Two weeks ago, I was having dinner with a scholarly journal editor, and we were discussing our writing. “Do you keep a journal?” he asked, and I had to admit that I don’t, exactly, and that this blog is the closest I’ve got to such a thing, and its sporadic output is a perfect indication of my, ahem, dedication to such an endeavor.
“Yes, I’ve tried on a few occasions to keep a daily journal,” he said, “but I just don’t have the discipline for it.” I nodded. We talked some more about diaries and, in the midst of much wine and cioppino, we ventured onto one of those sorts of offhand digressions that linger in my head for days: “Of course, in my teaching experience, I’ve found that women are much more rigorous about keeping journals than men are.” “Really?” I said. “Sure,” he said, “In my writing classes, I always ask the class to give a show of hands of who keeps a regular journal, and the hands are and always have been overwhelmingly women.” “Why do you think that is?” “Maybe women are by nature more introspective. I dunno.”
Are women more introspective, more willing to look at their interiors, by nature than men? I dunno, either. Certainly, men are more prone to seeking art that reflects themselves more than women—I’m much more likely to read a novel by a man, or watch a movie directed by a man, than either by a woman, and all that’s a form of self-absorption. Ego identification is not, however, exactly introspection. That, in fact, is a sort of navelgazing of which I’m ashamed.
I’ve been giving that conversation a lot of thought and, as longtime readers, I’m also prone to bouts of self-improvement—a much healthier habit all around. I’ve also been reading about, but emphatically not reading, these “year of” books. You know, The Year of Living Biblically, that book about spending a year saying “yes” to every yes/no question, that book (and documentary) about spending a year without electricity, etc. Why just a year, anyway? The cynic in me says that a yearlong—as opposed to a lifetime—commitment is just enough to get a 300-page book out of, and thus looks sexiest as a project to big trade publishers and editors, without, you know, having to change the writer’s lifestyle permanently. (You can recover from a year from anything, even bathing.)
Frankly, I’m tired of my ego, tired of looking at myself, tired of internalizing, tired of not experiencing the poetry and magic and lunacy and vision of half the human race. So, I officially declare 2010 the year of the woman. For twelve months, I will read only books and long-form comics written by women, see movies directed by women, and buy new music by women.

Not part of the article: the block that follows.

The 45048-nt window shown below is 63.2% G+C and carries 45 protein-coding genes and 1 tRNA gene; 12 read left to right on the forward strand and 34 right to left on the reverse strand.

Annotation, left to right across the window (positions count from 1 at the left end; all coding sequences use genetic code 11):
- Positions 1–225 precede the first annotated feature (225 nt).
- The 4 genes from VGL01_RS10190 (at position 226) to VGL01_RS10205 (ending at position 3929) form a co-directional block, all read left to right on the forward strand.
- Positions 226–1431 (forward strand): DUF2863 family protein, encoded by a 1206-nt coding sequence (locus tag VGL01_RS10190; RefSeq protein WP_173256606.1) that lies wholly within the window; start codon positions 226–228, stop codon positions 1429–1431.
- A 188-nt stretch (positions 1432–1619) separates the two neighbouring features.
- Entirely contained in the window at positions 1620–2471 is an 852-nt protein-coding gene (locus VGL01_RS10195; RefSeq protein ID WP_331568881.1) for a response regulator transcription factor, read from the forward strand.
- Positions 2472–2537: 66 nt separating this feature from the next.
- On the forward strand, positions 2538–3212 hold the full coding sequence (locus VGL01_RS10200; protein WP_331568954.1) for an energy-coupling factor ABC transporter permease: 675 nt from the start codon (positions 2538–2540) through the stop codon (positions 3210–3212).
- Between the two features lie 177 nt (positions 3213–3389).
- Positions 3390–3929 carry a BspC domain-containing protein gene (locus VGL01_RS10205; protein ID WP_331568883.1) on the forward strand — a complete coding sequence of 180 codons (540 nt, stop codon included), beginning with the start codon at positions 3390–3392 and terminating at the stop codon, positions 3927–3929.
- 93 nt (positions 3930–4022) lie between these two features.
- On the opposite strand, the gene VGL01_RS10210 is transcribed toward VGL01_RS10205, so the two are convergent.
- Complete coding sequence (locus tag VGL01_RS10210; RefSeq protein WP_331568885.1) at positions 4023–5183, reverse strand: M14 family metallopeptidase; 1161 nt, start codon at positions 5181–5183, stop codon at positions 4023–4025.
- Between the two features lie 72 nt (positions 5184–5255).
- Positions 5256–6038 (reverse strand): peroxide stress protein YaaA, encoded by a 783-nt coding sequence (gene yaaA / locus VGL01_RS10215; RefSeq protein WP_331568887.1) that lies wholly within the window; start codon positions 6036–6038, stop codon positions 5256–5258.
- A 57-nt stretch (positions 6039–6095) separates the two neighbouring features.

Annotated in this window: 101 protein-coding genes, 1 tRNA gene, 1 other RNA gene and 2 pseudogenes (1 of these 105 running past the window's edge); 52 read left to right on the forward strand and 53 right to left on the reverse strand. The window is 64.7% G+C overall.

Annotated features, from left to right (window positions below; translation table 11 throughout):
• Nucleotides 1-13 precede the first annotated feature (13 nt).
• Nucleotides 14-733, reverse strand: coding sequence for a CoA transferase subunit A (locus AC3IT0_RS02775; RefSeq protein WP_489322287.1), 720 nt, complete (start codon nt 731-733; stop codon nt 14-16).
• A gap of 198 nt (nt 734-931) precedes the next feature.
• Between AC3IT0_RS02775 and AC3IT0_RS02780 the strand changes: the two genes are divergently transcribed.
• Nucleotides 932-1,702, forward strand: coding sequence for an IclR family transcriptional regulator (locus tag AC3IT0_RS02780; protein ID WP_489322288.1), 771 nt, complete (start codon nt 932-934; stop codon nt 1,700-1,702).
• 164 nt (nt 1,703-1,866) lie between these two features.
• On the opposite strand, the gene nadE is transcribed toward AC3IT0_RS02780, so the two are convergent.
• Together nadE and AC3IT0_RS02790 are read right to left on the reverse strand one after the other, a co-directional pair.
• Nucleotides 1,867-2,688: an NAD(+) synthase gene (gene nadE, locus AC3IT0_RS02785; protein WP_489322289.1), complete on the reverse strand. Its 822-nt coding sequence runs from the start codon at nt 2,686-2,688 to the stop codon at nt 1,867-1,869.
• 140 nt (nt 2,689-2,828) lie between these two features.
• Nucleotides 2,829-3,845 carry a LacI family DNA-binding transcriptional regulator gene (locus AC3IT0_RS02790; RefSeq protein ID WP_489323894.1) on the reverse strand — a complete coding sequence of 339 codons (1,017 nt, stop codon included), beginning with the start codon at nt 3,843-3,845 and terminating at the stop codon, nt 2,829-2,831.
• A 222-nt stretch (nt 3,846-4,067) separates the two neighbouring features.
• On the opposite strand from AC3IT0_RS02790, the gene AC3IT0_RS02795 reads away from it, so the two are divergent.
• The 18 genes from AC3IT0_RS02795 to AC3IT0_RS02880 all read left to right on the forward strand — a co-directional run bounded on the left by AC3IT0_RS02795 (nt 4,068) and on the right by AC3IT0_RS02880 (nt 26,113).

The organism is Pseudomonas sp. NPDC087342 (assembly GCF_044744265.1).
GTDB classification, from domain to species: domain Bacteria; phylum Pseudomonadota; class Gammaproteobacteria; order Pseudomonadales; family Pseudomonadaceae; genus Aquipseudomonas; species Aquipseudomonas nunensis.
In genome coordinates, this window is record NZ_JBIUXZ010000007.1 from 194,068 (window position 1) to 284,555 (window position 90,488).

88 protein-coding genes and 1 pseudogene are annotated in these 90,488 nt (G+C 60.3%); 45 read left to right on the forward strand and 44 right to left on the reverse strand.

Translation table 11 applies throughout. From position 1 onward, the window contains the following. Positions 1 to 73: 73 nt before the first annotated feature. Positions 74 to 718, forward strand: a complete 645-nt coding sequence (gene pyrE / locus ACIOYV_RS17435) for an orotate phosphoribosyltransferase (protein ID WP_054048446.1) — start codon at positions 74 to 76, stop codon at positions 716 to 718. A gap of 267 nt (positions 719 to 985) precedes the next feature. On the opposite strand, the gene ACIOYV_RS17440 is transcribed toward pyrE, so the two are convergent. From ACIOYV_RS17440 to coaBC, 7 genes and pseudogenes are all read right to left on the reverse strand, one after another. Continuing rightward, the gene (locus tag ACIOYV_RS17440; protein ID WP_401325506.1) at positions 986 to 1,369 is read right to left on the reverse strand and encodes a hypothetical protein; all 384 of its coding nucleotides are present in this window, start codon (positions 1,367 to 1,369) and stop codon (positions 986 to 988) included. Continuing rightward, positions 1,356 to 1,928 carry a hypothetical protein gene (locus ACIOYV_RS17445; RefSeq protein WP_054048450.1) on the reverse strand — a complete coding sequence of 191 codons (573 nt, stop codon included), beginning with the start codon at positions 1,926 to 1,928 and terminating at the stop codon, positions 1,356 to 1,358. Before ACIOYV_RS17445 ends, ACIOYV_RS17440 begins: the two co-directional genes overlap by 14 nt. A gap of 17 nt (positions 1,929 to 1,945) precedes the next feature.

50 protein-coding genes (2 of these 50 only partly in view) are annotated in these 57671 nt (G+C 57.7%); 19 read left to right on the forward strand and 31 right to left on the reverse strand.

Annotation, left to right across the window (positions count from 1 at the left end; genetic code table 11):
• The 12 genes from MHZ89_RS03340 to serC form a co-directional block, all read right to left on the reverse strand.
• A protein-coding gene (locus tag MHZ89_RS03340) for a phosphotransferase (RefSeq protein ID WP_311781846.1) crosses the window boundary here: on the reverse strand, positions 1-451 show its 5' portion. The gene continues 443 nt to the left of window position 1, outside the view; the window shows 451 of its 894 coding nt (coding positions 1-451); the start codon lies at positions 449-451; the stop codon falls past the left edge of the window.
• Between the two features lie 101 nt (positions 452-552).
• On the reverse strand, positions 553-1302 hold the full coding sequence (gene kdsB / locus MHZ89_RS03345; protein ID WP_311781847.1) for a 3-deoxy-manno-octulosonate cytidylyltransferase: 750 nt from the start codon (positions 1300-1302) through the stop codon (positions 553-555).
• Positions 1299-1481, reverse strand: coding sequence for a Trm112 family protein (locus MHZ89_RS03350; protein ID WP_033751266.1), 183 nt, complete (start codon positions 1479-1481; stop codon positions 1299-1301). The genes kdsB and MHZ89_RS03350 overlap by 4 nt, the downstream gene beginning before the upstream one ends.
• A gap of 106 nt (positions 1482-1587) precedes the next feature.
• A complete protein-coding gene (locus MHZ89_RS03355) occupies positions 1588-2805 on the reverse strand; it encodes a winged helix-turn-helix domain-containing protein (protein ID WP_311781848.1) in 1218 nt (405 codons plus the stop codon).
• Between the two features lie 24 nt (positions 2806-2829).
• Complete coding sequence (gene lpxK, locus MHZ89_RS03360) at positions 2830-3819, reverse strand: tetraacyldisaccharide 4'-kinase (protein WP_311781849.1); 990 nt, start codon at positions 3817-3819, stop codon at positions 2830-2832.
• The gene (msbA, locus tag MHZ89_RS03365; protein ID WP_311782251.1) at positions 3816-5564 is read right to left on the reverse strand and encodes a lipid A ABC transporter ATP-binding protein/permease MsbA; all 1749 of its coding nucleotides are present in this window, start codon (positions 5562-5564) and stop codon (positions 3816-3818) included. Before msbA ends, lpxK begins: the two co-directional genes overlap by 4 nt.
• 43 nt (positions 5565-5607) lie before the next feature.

Theoretically, it won’t be hard. I’ve always wanted an excuse to reread Woolf, Morrison, Eliot, and Wharton; to conduct a retrospective of the films of Mira Nair; to finish up my Sleater-Kinney and Maria Schneider collections; to get into Mary-Lou Williams and Peggy Lee; to read Rebecca Solnit and Colette and Elizabeth Hardwick and Angela Carter; to discover the films of Chantal Akerman and Agnes Varda and Claire Denis and to brave Catherine Breillat; to revisit Clare Peploe and Sofia Coppola; to finally read Zadie Smith’s On Beauty and her forthcoming collection of essays; to read Natasha Trethewey’s poetry; to read that gargantuan Lydia Davis story collection; to get into the comics of Aline Kominsky-Crumb and more of C. Tyler and Carla Speed McNeil and Tove Jansson; to read more Andrea Lee and Fran Ross and Ann Petry; to read For Keeps cover to freaking cover; to, at long last, possibly figure out the appeal of the Brontë sisters; and on and on and on.
Okay, that’s theory. In actuality, I already see exceptions. There’s no way I won’t dip into Stephen Dixon’s forthcoming mammoth collection of stories. Since I’m trying to update my fashion, I’ll be perusing Scott Schuman’s gorgeous The Sartorialist regularly. (And can I really go a year without watching a Buster Keaton movie? We’ll see.) And I’ll continue to read essays, blog posts, reviews, etc., without a gender barrier. But, otherwise, men are out for 2010.
Maybe I’ll learn more about women in general, maybe I won’t. In any case, I won’t get a book deal out of it, and there’ll be the added benefit of getting out of my own head and dick for 365 days.
Wish me luck, and please make suggestions for reading and viewing.
UPDATE: Johann Hari writes a useful, engaging reminder of why there’s one woman I won’t be rereading in 2010. I tried, folks, but seriously: What is the appeal on Ayn Rand, honestly?